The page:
Summary of Reckless Endangerment

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Reckless Endangerment book summary


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The United States and the rest of the world are still feeling the effects of the economic crisis of 2008. But how did it all begin? According to New York Times Pulitzer Prize winner Gretchen Morgenson and her co-author Joshua Rosner, it all started with a government housing effort called National Partners in Homeownership and a Washington insider named James A. Johnson, the CEO of Fannie Mae. Rapacious Wall Streeters, sleeping watchdogs and unscrupulous businesspeople took it from there. This impassioned book might have benefited from fewer anonymous sources and a more even tone. It covers important and sometimes easily forgotten recent history in a sweeping – but not all-encompassing – explanation of what led the US to the edge of the abyss in September 2008. getAbstract believes that readers will appreciate this explanation of the ticking – and ultimately exploded – time bomb of subprime loans, mortgage-backed securities and collateralized debt obligations.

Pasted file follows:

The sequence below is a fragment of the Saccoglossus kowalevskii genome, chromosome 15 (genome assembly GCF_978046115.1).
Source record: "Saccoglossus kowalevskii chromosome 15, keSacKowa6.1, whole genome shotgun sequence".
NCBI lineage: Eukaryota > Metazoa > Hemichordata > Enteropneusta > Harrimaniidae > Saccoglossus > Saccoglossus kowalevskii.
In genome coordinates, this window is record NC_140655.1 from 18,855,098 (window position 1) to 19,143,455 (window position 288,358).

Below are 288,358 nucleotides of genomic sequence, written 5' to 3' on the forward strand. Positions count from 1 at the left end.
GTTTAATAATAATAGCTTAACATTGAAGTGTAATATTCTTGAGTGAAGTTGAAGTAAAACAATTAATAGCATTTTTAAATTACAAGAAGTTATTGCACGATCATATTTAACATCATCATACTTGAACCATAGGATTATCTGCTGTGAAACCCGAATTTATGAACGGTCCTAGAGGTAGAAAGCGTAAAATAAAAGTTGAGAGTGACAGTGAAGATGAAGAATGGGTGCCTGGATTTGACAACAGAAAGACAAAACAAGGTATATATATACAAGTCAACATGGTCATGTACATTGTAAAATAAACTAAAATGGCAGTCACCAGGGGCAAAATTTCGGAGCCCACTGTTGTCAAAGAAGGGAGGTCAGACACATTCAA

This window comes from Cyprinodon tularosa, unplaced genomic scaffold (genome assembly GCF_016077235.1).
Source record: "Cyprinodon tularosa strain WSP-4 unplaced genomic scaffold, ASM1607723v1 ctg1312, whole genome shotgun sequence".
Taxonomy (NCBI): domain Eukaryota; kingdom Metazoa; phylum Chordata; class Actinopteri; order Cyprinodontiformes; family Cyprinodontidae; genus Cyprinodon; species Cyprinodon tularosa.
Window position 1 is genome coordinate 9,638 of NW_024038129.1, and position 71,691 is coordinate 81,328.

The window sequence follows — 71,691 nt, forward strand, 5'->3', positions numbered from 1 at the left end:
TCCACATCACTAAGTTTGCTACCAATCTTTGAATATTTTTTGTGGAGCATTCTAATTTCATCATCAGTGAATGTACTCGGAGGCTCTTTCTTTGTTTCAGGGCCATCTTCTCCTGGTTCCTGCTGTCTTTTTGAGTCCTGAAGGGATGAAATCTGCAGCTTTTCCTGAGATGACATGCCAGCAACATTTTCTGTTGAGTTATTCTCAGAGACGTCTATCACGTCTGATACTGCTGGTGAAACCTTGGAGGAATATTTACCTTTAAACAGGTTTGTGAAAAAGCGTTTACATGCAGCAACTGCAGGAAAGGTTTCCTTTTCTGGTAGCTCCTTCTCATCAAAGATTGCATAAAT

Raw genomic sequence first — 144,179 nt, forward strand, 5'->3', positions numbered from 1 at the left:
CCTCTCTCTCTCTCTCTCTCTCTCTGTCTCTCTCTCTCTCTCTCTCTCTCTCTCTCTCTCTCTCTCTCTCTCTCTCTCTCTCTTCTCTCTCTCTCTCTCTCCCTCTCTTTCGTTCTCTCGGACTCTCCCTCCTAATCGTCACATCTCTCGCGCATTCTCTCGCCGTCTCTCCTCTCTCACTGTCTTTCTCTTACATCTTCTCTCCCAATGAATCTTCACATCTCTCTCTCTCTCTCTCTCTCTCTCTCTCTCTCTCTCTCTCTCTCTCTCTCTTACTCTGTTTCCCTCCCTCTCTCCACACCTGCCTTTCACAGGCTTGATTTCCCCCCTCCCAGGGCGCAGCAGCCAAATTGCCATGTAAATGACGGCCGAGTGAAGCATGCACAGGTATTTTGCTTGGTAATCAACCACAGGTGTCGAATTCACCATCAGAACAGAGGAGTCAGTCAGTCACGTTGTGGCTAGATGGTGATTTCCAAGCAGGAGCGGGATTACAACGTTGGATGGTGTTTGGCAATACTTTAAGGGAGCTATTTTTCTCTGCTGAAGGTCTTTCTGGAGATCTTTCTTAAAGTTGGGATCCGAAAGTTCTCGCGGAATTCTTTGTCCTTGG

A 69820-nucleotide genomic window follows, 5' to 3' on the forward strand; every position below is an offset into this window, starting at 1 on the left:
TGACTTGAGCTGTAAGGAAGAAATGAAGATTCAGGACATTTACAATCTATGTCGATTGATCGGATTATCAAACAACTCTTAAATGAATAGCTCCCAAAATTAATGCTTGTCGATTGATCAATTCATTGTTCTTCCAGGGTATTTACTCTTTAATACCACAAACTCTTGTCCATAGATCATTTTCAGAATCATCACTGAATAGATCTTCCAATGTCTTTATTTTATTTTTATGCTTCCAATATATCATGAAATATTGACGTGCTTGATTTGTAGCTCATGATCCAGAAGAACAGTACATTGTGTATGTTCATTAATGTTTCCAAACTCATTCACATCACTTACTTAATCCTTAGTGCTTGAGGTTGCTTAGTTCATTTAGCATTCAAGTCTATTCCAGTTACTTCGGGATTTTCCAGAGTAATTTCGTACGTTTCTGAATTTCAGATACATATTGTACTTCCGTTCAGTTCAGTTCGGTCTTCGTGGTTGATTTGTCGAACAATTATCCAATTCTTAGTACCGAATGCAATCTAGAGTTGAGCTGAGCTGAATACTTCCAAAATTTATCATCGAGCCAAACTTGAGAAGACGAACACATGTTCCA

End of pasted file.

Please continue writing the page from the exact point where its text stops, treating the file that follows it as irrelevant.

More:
In this summary, you will learn

  • How the 2008 financial crisis started; and
  • How policy makers, businesspeople and regulators failed to heed the warnings that could have averted it.

About the Authors

Gretchen Morgenson covers business affairs for The New York Times and received a Pulitzer Prize for her Wall Street reporting. Joshua Rosner is managing director of Graham Fisher and Company, a New York investment research firm. He was among the first analysts to identify accounting problems at the government-sponsored-enterprises and to warn of the credit crisis.



The March to the Brink
In 1994, President William Clinton’s administration kicked off an ambitious project, the National Partners in Homeownership Agency, to increase the number of people in the US who owned homes. Working with both public and private entities, it followed the “loose lending...

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